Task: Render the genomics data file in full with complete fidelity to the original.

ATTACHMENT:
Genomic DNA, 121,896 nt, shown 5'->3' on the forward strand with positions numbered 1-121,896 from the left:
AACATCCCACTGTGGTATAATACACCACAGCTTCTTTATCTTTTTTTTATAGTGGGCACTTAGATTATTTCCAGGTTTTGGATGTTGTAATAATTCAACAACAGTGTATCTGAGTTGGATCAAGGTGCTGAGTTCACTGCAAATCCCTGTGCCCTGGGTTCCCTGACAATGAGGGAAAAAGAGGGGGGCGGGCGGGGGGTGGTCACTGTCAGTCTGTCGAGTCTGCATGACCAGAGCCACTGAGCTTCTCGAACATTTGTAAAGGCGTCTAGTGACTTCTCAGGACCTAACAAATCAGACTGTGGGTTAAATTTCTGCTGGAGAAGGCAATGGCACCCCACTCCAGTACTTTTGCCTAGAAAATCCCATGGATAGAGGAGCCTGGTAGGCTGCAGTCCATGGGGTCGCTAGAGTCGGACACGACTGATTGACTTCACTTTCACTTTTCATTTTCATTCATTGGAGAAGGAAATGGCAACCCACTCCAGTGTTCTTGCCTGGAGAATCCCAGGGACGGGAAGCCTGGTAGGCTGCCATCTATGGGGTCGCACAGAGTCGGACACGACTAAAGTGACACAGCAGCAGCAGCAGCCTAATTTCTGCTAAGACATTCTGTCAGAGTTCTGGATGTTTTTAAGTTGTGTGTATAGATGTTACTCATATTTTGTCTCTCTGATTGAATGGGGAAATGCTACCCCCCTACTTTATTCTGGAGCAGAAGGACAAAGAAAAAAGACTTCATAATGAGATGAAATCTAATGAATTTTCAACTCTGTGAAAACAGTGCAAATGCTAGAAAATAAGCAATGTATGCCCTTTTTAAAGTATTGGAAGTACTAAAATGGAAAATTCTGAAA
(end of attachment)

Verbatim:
Genomic DNA, 121,896 nt, shown 5'->3' on the forward strand with positions numbered 1-121,896 from the left:
AACATCCCACTGTGGTATAATACACCACAGCTTCTTTATCTTTTTTTTATAGTGGGCACTTAGATTATTTCCAGGTTTTGGATGTTGTAATAATTCAACAACAGTGTATCTGAGTTGGATCAAGGTGCTGAGTTCACTGCAAATCCCTGTGCCCTGGGTTCCCTGACAATGAGGGAAAAAGAGGGGGGCGGGCGGGGGGTGGTCACTGTCAGTCTGTCGAGTCTGCATGACCAGAGCCACTGAGCTTCTCGAACATTTGTAAAGGCGTCTAGTGACTTCTCAGGACCTAACAAATCAGACTGTGGGTTAAATTTCTGCTGGAGAAGGCAATGGCACCCCACTCCAGTACTTTTGCCTAGAAAATCCCATGGATAGAGGAGCCTGGTAGGCTGCAGTCCATGGGGTCGCTAGAGTCGGACACGACTGATTGACTTCACTTTCACTTTTCATTTTCATTCATTGGAGAAGGAAATGGCAACCCACTCCAGTGTTCTTGCCTGGAGAATCCCAGGGACGGGAAGCCTGGTAGGCTGCCATCTATGGGGTCGCACAGAGTCGGACACGACTAAAGTGACACAGCAGCAGCAGCAGCCTAATTTCTGCTAAGACATTCTGTCAGAGTTCTGGATGTTTTTAAGTTGTGTGTATAGATGTTACTCATATTTTGTCTCTCTGATTGAATGGGGAAATGCTACCCCCCTACTTTATTCTGGAGCAGAAGGACAAAGAAAAAAGACTTCATAATGAGATGAAATCTAATGAATTTTCAACTCTGTGAAAACAGTGCAAATGCTAGAAAATAAGCAATGTATGCCCTTTTTAAAGTATTGGAAGTACTAAAATGGAAAATTCTGAAA